When we pass starlight through a prism (or similar device), we see a forest of absorption lines from hydrogen, helium, sodium, and so on. However, if that star is hurtling away from us, all those absorption lines undergo a Doppler shift and move towards the red part of the rainbow – a process called redshifting. If the star turns around and now comes flying towards us, the opposite happens. This is called, not surprisingly, blueshifting.

By measuring how far the pattern of lines moves from where it’s supposed to be, astronomers can precisely calculate the speed of the star relative to Earth!  With this tool, the motion of the universe is revealed and a host of new questions can be investigated.

Take the case where the absorption lines of a star regularly alternate between blueshift and redshift. This implies the star is moving towards us and away from us – over and over and over. It tells us the star is wobbling back and forth in space! This could only happen if something unseen was pulling the star around.  By carefully measuring how far the absorption lines shift, an astronomer can determine the mass of the invisible companion and its distance from the star. And that’s how astronomers have found nearly 95% of the known planets orbiting other stars!

In addition to finding roughly 750 other worlds, redshifts also led to one of the most important discoveries of the 20th century.  In the 1910s, astronomers at Lowell Observatory and elsewhere noticed that the light from nearly every galaxy was redshifted.  For some reason, most galaxies in the universe were racing away from us!  In 1929, American astronomer Edwin Hubble matched up these redshifts with distance estimates to these galaxies and uncovered something remarkable: the farther away a galaxy, the faster it’s receding.  Hubble had stumbled upon a startling truth: the universe was uniformly expanding!  What came to be known as the cosmological redshift was the first piece of the Big Bang theory – and ultimately a description of the origin of our universe.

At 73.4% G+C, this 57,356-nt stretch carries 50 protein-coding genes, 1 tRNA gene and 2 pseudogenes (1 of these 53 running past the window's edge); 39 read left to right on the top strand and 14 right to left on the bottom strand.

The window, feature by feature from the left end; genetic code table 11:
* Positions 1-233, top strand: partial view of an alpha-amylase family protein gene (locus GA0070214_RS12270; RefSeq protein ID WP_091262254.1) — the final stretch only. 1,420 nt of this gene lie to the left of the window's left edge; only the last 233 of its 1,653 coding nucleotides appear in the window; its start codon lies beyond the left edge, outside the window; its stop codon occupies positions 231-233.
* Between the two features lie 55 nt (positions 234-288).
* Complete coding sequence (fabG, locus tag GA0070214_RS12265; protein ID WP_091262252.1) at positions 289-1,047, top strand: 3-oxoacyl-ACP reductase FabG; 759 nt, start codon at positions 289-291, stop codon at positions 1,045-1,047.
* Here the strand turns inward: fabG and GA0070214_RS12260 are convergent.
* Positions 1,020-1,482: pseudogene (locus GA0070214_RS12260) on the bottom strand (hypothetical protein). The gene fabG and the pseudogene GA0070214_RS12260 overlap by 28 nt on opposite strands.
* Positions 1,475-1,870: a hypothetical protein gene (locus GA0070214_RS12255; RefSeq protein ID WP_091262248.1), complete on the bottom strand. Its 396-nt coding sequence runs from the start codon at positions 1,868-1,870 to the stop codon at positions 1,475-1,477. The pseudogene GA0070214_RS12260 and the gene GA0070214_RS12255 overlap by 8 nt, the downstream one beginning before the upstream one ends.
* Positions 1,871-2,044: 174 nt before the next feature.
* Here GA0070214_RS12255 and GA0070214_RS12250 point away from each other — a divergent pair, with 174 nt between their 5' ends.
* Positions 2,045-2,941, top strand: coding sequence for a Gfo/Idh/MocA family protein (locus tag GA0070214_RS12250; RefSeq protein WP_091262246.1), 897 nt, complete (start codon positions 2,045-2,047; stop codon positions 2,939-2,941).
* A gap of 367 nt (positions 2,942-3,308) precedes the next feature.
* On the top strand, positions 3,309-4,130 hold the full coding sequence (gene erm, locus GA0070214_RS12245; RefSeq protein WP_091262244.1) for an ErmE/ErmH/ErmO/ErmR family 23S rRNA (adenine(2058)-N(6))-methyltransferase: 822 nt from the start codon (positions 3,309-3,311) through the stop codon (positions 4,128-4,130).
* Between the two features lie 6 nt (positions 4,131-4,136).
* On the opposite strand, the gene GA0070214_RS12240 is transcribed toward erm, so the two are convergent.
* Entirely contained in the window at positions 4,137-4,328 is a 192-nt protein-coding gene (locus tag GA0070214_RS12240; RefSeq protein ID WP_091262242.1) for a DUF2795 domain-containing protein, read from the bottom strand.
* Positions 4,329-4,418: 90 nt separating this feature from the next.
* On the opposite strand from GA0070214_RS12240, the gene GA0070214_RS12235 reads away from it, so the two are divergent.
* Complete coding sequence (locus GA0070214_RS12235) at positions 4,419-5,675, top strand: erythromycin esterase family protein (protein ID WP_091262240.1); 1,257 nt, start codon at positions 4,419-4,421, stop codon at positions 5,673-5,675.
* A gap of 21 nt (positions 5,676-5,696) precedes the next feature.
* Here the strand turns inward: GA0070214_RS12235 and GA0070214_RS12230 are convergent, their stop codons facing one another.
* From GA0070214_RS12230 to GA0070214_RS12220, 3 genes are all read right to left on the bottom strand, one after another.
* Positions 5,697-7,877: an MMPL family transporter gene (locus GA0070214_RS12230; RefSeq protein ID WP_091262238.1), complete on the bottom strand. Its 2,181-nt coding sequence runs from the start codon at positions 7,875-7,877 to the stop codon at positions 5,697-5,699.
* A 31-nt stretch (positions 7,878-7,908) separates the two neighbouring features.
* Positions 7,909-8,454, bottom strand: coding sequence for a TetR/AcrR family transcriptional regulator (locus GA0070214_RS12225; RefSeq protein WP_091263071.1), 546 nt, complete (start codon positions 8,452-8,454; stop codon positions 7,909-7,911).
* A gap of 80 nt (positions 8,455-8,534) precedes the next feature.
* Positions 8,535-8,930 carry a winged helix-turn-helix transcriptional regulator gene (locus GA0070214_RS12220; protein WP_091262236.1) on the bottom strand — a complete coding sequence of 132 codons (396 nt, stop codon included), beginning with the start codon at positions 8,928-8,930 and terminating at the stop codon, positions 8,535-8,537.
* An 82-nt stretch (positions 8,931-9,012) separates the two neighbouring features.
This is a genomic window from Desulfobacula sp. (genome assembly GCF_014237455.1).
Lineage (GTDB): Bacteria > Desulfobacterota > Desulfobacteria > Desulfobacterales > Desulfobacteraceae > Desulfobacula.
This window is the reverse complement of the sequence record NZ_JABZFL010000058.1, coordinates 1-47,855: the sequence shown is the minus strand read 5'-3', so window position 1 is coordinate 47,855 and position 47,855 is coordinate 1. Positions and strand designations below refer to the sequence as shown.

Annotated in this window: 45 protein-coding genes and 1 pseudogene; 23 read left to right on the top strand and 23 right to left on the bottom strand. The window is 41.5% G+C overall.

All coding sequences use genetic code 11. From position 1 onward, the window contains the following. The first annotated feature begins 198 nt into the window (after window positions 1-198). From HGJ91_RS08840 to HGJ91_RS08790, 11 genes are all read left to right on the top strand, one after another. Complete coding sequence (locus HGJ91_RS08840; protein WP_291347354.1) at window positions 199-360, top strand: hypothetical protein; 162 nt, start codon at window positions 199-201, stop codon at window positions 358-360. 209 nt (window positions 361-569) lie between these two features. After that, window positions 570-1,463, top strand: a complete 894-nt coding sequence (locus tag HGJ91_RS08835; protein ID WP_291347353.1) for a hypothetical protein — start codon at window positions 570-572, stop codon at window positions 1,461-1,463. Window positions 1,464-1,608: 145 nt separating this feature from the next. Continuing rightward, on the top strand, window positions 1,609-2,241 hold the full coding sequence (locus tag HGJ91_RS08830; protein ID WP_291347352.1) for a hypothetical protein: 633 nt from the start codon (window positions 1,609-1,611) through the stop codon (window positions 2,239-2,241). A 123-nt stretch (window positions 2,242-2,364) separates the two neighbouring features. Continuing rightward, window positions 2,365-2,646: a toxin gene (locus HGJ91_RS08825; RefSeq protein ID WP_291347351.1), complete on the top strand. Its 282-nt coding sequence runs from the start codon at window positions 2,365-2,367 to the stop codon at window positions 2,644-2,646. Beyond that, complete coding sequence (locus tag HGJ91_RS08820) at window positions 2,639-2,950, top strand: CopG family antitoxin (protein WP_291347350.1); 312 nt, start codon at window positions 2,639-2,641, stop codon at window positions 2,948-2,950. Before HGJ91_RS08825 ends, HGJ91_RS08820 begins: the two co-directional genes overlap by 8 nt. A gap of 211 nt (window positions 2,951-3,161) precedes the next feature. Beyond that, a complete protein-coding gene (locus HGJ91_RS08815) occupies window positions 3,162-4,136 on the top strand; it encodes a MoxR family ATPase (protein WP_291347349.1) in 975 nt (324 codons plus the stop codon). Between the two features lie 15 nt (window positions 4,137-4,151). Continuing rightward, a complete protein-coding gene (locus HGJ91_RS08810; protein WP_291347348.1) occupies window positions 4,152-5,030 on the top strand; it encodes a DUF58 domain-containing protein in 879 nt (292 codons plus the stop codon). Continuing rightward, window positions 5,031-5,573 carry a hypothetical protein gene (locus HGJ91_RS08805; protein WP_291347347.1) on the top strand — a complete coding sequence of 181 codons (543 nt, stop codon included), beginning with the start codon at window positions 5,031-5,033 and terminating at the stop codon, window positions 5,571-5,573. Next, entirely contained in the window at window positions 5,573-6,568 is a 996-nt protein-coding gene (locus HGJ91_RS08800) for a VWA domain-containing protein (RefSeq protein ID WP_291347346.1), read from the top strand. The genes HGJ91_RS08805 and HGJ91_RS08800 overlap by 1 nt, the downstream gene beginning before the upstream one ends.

Redshifts, the subtle movement of tiny dark lines in a star’s spectrum, are a fundamental part of the astronomer’s toolkit.  Isn’t it remarkable that the principle behind something as mundane as the changing pitch of a passing train horn underlies our ability to watch galaxies spin, find hidden worlds, and piece together the entire history of the cosmos?

[train horn]
[tori – beauty of speed] 1:00 – 1:10
traveling w/o moving
seein red

End of podcast:

365 Days of Astronomy
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The 365 Days of Astronomy Podcast is produced by the New Media Working Group of the International Year of Astronomy 2009. Audio post-production by Preston Gibson. Bandwidth donated by libsyn.com and wizzard media. Web design by Clockwork Active Media Systems. You may reproduce and distribute this audio for non-commercial purposes. Please consider supporting the podcast with a few dollars (or Euros!). Visit us on the web at 365DaysOfAstronomy.org or email us at info@365DaysOfAstronomy.org. Until tomorrow…goodbye.

About Christopher Crockett

Christopher Crockett is a University of California, Los Angeles graduate student currently working as a predoctoral fellow at Lowell Observatory. His research involves searching for planets and brown dwarfs around very young stars (“only” a few million years old). It is hoped that the results from this research will help constrain models of planet formation and lead to a better understanding of where, when, and how often planets form. Chris is also passionate about astronomy outreach and education and will talk for hours about the Universe if you let him.